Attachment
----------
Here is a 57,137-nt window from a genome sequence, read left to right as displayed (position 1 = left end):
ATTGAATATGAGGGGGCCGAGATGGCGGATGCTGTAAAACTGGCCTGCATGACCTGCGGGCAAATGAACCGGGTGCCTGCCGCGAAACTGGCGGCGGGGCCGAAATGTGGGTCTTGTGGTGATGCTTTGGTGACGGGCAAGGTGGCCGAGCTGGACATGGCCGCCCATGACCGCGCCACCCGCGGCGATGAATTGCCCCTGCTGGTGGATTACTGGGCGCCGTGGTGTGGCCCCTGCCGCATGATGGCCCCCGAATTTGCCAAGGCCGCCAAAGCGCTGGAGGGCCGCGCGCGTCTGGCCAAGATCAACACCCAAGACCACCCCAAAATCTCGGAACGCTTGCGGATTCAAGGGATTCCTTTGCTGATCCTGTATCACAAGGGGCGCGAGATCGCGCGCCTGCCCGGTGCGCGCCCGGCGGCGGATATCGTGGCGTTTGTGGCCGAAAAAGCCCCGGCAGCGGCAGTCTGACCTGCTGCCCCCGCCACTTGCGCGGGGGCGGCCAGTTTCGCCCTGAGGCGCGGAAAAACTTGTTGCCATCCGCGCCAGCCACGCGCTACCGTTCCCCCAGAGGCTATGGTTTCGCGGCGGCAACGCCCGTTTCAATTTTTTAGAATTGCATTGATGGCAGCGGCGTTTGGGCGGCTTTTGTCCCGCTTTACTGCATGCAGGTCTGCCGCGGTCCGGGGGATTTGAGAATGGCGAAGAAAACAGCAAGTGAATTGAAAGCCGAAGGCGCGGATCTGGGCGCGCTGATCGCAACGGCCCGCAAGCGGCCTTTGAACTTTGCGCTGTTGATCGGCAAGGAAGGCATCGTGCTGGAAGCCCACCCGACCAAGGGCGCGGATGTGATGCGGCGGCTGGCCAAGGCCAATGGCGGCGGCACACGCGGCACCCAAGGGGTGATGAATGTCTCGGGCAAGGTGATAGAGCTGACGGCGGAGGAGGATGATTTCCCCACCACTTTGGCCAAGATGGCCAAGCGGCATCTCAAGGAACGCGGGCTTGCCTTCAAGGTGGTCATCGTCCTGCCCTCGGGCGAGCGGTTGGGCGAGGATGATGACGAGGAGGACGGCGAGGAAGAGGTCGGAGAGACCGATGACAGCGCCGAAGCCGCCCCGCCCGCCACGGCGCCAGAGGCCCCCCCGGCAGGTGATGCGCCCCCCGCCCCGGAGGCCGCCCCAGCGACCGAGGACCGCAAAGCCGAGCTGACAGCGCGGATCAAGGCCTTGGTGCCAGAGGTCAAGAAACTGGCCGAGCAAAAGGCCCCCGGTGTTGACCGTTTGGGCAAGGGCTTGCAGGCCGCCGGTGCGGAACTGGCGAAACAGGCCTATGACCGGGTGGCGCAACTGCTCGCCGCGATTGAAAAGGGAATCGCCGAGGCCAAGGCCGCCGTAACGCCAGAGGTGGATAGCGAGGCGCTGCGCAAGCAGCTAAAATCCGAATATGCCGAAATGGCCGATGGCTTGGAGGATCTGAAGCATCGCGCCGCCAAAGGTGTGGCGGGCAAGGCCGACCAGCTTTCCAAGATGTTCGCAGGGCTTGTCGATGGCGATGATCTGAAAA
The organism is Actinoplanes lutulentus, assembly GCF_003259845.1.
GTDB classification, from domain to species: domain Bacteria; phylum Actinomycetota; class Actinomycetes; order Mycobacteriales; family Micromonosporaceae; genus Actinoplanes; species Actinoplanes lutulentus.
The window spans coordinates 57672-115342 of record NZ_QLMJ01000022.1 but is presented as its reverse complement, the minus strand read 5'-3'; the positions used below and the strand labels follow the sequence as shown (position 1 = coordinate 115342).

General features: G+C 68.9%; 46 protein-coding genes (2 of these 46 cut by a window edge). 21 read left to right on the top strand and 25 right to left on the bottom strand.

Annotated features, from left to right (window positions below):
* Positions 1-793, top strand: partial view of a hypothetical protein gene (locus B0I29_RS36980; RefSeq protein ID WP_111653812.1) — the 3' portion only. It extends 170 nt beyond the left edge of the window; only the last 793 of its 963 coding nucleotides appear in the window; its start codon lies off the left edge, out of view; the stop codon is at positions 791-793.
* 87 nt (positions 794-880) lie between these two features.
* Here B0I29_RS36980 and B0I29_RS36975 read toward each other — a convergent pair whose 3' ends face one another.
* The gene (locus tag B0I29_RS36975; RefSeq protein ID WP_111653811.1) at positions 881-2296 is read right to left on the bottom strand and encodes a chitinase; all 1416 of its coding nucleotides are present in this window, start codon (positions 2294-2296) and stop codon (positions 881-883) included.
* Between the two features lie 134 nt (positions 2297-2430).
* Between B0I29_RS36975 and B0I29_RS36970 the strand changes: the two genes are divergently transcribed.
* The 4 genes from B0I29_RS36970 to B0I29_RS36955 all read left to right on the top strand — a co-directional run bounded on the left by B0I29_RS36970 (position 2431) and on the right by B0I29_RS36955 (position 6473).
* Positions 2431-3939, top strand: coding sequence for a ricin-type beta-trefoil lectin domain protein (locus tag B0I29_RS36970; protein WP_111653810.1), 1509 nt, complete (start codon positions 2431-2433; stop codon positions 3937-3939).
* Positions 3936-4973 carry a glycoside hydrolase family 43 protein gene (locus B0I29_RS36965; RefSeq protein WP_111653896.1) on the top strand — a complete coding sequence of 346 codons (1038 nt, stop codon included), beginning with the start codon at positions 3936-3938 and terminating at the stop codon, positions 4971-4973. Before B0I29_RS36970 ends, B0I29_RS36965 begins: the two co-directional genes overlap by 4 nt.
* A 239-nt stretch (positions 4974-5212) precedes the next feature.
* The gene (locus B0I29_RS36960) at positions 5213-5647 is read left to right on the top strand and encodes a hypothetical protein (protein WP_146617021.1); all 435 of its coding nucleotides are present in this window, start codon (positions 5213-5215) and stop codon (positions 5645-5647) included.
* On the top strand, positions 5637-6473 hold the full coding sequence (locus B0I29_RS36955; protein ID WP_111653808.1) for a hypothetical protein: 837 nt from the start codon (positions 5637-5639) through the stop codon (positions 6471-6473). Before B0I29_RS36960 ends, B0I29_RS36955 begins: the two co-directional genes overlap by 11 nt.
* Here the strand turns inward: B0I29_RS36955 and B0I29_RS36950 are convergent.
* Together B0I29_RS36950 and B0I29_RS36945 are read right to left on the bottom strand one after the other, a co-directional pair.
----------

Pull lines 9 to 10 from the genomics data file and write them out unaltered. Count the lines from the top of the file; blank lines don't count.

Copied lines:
* 87 nt (positions 794-880) lie between these two features.
* Here B0I29_RS36980 and B0I29_RS36975 read toward each other — a convergent pair whose 3' ends face one another.